II. Res Ipsa Loquitur. Appellant says: "The evidence is insufficient to establish an explosion for application of res ipsa loquitur doctrine." What we have said in disposing of appellant's first point applies here also. It must be borne in mind that there was evidence (1) that there had been no moving or handling of the bottles or crates from the time and place where Dr. Pepper's delivery man placed them a few days earlier; and (2) that the bottle was still in the same case when it exploded and injured the plaintiff. The evidence offered by the plaintiff placed the burden on the defendant of proving itself free from negligence under the res ipsa loquitur doctrine.
The appellant says: "There was no finding by the Court that defendant was negligent." We have previously copied two paragraphs from the judgment of the Trial Court. The answer to the appellant's contention is found in the Court's finding that there was an explosion and that no intervening cause had been set in motion by the plaintiff or anyone else. As stated in the Hicks case and the Mattice case, cited by the Trial Court, and as reiterated in our more recent case of Coca-Cola Bottling Co. v. Jones, 226 Ark. 953, 295 S. W. 2d 321 (Case No. 1027, decided Nov. 12, 1956), the burden shifted to the defendant, Dr. Pepper Company, to prove itself free of negligence in manufacturing the carbonated beverage and in the selection of the bottle. The Trial Court's application of the facts in this case to the res ipsa loquitur rule was correct.
III. Alleged Errors In The Trial And The Amount Of The Judgment. There are three of these points:
A. In the trial some reference was made to a letter to an insurance company; and appellant says that the judgment should be reversed because of such reference. But it must be remembered that this case was tried before the Judge without a jury. Even if there had been a sufficient objection to this insurance reference, certainly the Judge had judicial ability and discretion to refuse to allow any such reference to influence him. In 56 A. L. R. 1418 there is an Annotation concerning the effect of statements that the defendant carried liability insurance; and in that Annotation, at page 1487, it is stated:
"However, the rule that the introduction of evidence to show that defendant in a personal-injury case is protected by indemnity insurance is a ground for new trial does not apply in a case tried by a judge without a jury, or at least, if in such case the affirmative answer of the witness is afterwards struck out as incompetent and irrelevant, it will be treated as error without prejudice."
We have held that in some instances the instruction of the Trial Court to the jury will remove the effect of the error. (See Adams v. Summers, 222 Ark. 924, 263 S. W. 2d 711.) Certainly the Trial Court could remove the same effect of error from his own mind. So we find no merit in appellant's contention on this point.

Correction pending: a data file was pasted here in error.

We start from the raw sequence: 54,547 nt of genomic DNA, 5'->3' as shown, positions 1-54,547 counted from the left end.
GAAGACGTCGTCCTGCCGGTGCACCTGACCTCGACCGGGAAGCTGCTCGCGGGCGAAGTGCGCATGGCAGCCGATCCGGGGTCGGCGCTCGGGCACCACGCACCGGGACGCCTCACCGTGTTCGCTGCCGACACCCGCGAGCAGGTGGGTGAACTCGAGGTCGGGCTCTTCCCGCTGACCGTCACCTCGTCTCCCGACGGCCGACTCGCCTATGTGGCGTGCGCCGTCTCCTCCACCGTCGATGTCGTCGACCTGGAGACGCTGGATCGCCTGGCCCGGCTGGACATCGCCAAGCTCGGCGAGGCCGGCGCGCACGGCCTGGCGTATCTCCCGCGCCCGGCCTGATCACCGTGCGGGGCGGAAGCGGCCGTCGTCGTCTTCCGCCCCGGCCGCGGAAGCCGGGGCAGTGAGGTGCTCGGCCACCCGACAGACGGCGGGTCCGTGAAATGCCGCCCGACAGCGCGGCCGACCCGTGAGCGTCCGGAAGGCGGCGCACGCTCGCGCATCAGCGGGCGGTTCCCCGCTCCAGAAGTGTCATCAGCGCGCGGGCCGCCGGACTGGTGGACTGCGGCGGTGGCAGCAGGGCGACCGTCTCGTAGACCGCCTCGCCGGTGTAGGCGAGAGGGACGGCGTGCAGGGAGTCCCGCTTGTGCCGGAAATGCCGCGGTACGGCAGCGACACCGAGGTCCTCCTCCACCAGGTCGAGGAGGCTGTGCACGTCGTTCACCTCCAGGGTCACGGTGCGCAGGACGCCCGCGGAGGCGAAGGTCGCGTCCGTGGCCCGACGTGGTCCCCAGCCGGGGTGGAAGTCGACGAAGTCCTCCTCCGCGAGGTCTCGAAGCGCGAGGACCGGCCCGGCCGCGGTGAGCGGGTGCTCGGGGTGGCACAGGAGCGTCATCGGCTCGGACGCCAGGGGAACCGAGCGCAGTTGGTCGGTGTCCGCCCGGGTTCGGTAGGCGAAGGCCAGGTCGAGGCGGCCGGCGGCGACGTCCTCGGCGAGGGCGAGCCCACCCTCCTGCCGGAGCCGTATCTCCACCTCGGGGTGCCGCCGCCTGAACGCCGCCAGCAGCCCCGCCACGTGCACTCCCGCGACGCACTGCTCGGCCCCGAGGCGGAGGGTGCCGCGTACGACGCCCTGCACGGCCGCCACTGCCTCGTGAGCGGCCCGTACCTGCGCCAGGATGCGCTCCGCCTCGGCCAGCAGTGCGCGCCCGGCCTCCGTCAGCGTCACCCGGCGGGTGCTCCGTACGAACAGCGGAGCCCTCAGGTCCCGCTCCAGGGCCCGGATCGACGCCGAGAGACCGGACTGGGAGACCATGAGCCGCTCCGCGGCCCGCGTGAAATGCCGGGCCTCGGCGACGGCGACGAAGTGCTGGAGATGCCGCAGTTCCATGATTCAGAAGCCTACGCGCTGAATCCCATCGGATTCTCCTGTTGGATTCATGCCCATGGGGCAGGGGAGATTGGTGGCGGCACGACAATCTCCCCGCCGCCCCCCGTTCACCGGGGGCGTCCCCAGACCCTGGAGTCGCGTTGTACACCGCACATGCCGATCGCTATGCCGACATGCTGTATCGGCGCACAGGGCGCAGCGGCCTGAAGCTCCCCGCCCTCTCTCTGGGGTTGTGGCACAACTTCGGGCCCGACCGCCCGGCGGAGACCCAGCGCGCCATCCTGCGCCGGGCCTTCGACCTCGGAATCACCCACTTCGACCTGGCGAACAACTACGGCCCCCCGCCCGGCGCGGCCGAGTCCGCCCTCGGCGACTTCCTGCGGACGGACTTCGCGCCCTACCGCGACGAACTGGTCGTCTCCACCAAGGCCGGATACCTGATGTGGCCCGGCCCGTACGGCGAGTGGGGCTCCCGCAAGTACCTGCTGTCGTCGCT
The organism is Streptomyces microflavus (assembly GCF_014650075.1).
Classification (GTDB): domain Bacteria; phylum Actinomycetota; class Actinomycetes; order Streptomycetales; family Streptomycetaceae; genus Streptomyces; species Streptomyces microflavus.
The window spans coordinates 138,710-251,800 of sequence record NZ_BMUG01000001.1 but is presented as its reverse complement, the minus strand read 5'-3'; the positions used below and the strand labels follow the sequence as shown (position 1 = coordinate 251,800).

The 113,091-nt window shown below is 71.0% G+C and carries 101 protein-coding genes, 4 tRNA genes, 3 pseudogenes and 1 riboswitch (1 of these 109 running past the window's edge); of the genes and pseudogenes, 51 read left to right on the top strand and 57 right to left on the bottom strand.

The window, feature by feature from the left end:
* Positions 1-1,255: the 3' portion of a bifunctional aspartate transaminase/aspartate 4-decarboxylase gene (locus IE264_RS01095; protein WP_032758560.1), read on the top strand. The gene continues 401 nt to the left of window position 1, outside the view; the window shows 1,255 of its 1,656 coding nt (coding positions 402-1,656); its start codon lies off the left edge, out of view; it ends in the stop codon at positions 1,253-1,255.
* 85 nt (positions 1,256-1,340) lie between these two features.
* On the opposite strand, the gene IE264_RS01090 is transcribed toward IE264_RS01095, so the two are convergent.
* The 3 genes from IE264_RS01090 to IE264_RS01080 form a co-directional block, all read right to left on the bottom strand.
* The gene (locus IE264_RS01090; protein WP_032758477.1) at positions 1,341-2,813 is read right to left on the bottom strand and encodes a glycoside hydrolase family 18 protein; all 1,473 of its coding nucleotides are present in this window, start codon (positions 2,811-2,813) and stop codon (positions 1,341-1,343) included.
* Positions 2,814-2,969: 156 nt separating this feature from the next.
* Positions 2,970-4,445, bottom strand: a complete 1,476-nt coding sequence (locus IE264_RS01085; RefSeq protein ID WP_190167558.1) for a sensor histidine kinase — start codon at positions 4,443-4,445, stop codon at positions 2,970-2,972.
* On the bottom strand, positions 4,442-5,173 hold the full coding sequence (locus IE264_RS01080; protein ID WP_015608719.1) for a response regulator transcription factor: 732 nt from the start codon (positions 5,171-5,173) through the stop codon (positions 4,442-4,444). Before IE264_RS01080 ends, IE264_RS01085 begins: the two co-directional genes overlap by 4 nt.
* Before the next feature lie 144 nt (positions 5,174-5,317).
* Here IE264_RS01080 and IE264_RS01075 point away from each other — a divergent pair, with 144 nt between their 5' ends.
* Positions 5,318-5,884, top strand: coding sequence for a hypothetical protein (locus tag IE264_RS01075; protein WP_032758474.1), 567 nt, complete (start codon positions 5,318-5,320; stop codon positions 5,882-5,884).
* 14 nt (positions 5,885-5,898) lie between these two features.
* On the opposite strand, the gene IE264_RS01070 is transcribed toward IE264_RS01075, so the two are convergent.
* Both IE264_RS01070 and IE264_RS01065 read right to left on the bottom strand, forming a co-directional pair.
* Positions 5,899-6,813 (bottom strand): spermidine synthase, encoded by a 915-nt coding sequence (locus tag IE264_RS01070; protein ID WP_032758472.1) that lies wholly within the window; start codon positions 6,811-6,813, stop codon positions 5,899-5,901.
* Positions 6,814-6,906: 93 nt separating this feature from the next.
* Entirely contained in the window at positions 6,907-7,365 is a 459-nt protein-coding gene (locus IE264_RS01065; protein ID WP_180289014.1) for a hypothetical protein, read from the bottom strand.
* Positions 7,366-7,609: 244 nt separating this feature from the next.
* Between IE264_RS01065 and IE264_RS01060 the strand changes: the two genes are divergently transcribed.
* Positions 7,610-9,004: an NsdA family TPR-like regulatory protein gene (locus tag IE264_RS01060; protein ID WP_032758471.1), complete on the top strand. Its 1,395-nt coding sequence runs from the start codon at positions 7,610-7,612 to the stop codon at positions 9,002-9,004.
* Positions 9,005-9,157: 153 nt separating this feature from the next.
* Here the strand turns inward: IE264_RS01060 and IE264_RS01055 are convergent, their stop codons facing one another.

B. In the trial, a witness stated that Mrs. Whidden had told him two days after the injury about how Von Dean was hurt; and appellant claims that this self-serving evidence was inadmissible and necessitates reversal. A careful reading of the record convinces us that the witness was merely distinguishing between two conversations about five years apart; that the effect of what the witness said was not of sufficient importance to justify a reversal; and that from the way the matter came about in the record, any error was invited by appellant.
C. The Trial Court gave judgment for the plaintiff for $3,000; and appellant claims that this amount is excessive. We find no merit in this contention. The plaintiff suffered an injury to her foot and tendons. Besides the suffering, pain and injury in 1950,5 she was later compelled in 1955 to have an operation to correct the adhesion of the tendons; and medical and hospital expenses exceeded $209. The child suffered at intervals during the 5-year period and the attending physician testified that the operation did not completely relieve the pain. The child testified that she was continuing to suffer at the time of the trial on February 20, 1956. In view of all of the evidence, we do not regard the verdict as excessive.
IV. Newly Discovered Evidence. Finally, appellant claims that it was entitled to a new trial on account of newly discovered evidence. This new evidence was in the form of a booklet, written and published in 1939 by F. W. Preston, entitled, "Bottle Breakage — Causes and Types of Fracture." In the hearing on the motion for new trial, the officer of the Dr. Pepper Company testified that he had been in the bottling business some twenty or twenty-five years, and that the treatise by F. W. Preston is ". . . known as the bible. As I expressed it a while ago, the supreme court . . . This treatise is written by the man who heads the laboratory."
This article was published in February, 1939; and yet appellant's witness claimed that he did not know of this article until after the trial of February 20, 1956. The testimony certainly shows a lack of diligence: a booklet as important as a "bible" should have been familiar to one in the bottling business in far less than seventeen years from the date of publication. In the absence of a showing of diligence, the Trial Court did not abuse its discretion in refusing the motion for new trial. Sellers v. Harvey, 222 Ark. 804, 263 S. W. 2d 86; Stockton v. Baker, 213 Ark. 918, 213 S. W. 2d 896.
1. The action was filed by Luther Whidden, as father and next friend of Von Dean Whidden, a minor, but we speak of the little girl as the "plaintiff" or the "appellee". [Back]
2. This is Coca-Cola Bottling Co. v. Hicks, 215 Ark. 803, 223 S. W. 2d 762. [Back]
3. This is Coca-Cola Bottling Co. v. Mattice, 219 Ark. 428, 243 S. W. 2d 15. [Back]
4. This is our rule in testing the sufficiency of the evidence to sustain the verdict or findings of fact from the Circuit Court. Harrison v. Rosensweig, 185 Ark. 281, 47 S. W. 2d 2; Potashnick v. Archer, 207 Ark. 220, 179 S. W. 2d 696; Albert v. Morris, 208 Ark. 808, 187 S. W. 2d 909. [Back]
5. The injury was on July 11, 1950, and this action was filed October 13, 1955, and the cause was tried on February 20, 1956; but there is no suggestion of any plea of limitations in this record. [Back]